Who is Minnesota Wildflowers?
This web site was created by Katy Chayka, Minnesota Master Naturalist volunteer and native plant enthusiast, with collaboration by Peter M. Dziuk, noted imaginographer and long-time native plant advocate. The Minnesota Wildflowers Information nonprofit organization was established in 2011.
We are available to give presentations to garden clubs and other groups interested in our native, wild plants, or to lead wildflower walks. Contact us for more information and for fee schedule.
- 2012 segment on Minnesota Bound
- 2012 feature in the St. Cloud Times Lifestyle section (PDF archive)
- 2011 feature in the Minneapolis Star Tribune Home & Garden section
The heart and soul of Minnesota Wildflowers
Katy Chayka is a self-proclaimed born-again nature lover who fell in love with wildflowers when a spot of color caught her eye as she walked a park near her home in New Brighton. Curiosity piqued as she started taking digital images of all the flowers in the park. She searched various sources to try and ID them. Disappointed with both the quality and quantity of information about MN plants, she set out to make a better resource for ordinary people like herself. MinnesotaWildflowers.info was thus born and launched in March, 2007. Wanting to know more about the world these plants live in, she enrolled in the MN Master Naturalist program and connected with other volunteers, as well as people in various environmental agencies and organizations. She is a self-taught botanist who learned a great deal about invasive species along the way and is on something of a mission to spread the word.
Peter Dziuk has been an avid gardener his entire life and has degrees in horticulture, biology and has secondary education certification. He worked for the MN Dept of Agriculture for more than 18 years as state program coordinator for gypsy moth, invasive species, shade tree program, Cooperative Agricultural Pest Survey (CAPS) as well as a few years as a nursery inspector. Peter started taking digital images of plants as part of his invasive species outreach activities when digital cameras were coming into use and quickly started his own private collection of native plants and common weeds. Peter’s experiences in dealing with non-native pest problems helped shape his passionate advocacy for native species. (It is noted that the agency never had a comprehensive weed program, and still doesn't. It wasn't for lack of trying, though—it was mostly for lack of funding, and pressures from commercial interests to make money selling weeds. But that is another story...)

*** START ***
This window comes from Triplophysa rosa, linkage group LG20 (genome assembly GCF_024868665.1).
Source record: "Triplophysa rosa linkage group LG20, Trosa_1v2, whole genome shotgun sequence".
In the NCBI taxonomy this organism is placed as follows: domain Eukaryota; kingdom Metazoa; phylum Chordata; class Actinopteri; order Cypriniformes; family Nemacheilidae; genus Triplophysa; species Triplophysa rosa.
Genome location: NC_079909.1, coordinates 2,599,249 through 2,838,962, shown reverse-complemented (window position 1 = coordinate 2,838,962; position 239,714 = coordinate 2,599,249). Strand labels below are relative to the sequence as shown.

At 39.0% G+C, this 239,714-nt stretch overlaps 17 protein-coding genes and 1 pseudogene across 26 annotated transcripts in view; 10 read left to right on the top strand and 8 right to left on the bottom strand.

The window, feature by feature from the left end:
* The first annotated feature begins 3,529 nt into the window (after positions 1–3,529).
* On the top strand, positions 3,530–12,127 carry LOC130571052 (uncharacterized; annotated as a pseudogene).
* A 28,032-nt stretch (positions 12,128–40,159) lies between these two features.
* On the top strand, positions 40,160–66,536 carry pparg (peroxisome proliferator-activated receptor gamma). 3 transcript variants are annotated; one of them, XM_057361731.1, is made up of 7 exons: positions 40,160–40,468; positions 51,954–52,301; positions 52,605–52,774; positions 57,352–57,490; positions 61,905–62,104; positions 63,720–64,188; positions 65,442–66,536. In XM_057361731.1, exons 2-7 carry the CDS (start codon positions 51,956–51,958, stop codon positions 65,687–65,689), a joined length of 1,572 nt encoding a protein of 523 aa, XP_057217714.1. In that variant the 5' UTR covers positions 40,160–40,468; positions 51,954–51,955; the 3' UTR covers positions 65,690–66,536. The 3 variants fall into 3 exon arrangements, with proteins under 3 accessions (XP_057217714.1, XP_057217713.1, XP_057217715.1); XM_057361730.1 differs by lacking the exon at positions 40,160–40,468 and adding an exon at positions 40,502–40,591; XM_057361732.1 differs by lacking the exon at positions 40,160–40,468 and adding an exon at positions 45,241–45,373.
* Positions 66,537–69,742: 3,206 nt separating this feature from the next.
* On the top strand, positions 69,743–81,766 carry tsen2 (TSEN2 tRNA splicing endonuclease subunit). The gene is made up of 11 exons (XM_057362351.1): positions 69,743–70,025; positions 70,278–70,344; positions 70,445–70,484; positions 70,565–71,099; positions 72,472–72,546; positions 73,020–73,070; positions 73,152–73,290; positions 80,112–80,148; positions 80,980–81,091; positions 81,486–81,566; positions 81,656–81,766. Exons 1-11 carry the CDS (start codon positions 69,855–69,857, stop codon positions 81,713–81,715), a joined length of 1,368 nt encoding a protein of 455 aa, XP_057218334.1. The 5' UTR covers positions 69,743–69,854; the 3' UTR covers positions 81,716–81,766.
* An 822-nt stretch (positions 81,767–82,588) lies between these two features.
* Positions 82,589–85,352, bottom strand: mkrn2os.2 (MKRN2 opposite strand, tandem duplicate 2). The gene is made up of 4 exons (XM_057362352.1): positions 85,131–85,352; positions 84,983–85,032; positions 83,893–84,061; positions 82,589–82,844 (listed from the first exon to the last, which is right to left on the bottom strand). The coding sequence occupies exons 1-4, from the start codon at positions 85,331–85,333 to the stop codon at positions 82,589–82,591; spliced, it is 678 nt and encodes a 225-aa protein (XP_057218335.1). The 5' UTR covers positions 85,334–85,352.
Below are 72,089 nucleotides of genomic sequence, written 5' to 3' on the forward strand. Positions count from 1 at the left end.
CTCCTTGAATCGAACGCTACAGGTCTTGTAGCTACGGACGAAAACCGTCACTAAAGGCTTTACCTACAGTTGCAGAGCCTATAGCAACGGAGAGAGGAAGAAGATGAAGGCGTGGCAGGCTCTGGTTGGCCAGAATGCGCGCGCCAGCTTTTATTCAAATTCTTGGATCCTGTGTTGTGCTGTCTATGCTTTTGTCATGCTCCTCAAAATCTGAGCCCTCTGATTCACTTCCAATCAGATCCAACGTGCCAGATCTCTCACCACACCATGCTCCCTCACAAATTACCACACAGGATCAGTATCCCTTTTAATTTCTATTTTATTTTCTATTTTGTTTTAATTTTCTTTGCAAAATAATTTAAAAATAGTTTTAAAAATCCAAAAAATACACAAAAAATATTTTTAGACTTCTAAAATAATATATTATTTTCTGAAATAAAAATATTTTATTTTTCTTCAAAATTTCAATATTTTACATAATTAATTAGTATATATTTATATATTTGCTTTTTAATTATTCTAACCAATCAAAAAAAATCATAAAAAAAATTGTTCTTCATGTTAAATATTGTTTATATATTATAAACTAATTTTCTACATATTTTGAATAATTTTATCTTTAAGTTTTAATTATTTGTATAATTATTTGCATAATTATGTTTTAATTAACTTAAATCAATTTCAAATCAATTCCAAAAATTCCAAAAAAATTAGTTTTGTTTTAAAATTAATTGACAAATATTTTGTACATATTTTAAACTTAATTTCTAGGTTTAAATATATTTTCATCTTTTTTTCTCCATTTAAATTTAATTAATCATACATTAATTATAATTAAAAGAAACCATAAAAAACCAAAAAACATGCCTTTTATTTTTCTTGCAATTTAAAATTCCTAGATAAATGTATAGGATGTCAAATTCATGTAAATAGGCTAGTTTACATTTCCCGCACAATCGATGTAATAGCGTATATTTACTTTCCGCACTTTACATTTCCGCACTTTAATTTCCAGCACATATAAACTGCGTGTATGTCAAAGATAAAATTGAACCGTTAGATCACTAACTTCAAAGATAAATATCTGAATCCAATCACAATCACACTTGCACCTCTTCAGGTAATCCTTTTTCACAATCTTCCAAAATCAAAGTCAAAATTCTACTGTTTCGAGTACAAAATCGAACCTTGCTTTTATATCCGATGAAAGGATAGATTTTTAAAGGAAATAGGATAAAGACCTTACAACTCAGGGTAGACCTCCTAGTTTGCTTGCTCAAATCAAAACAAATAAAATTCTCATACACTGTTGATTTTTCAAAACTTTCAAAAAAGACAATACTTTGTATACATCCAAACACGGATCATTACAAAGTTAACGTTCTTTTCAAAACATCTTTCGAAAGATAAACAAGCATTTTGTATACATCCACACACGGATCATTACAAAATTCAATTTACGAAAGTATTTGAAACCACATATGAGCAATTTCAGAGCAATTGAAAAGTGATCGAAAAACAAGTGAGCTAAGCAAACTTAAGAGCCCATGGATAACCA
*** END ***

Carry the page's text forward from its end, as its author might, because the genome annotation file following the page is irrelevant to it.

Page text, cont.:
Katy and Peter met in 2009 while on a field trip with the Minnesota Native Plant Society. By the end of that year Peter had donated his collection of 50,000 plant images to the web site and the two have been working on the site together ever since. Their goal is to record all 2100+ plant species in the state and branch out to the rest of the Upper Midwest.
The site has gained popularity not just with ordinary people wanting to know what they find out in the wild, but also as a resource for agencies, institutions and organizations within Minnesota, nationally, and around the globe. We are honored so many people find the site useful, as that is what it was always meant to be. In 2011 Minnesota Wildflowers Information filed as a nonprofit corporation to provide security for this web site as a public resource in perpetuity. We intend to be the best plant resource on the web for many years to come.
Katy Chayka & Peter Dziuk
About our other volunteer contributors
Steve Eggers is a senior ecologist and certified professional wetland scientist with the St. Paul District of the U.S. Army Corps of Engineers. He works with the Corps regulatory program under Section 404 of the Clean Water Act and Section 10 of the Rivers and Harbors Act of 1899. Steve is a member of the National Advisory Team for Wetland Delineation and the National Technical Committee for Wetland Vegetation. He is co-author of Wetland Plants and Plant Communities of Minnesota and Wisconsin.
John Thayer has a degree in Plant Biology from the University of Minnesota and works as a field botanist conducting rare plant surveys. He enjoys searching for and photographing plants and lichens. His enjoyment stems from an aesthetic appreciation of the other forms of life all around us. He hopes this accessible resource for identifying the plants of Minnesota will help foster such an appreciation in others. John is a tremendous help with map making, writing plant profiles, and locating and photographing species still needed for this project.
Special thanks goes to Jason Husveth of Critical Connections Ecological Services, Inc., for his support of this project, both financially and in providing plant specimens, including several rare species, and other assistance to get the sedges under way.
Thanks to Cindy Hoffmann, ecologist, for her past participation in this project getting ferns off the ground.
Last but certainly not least, unending thanks to Victoria Ranua, for her unending moral support and optimism.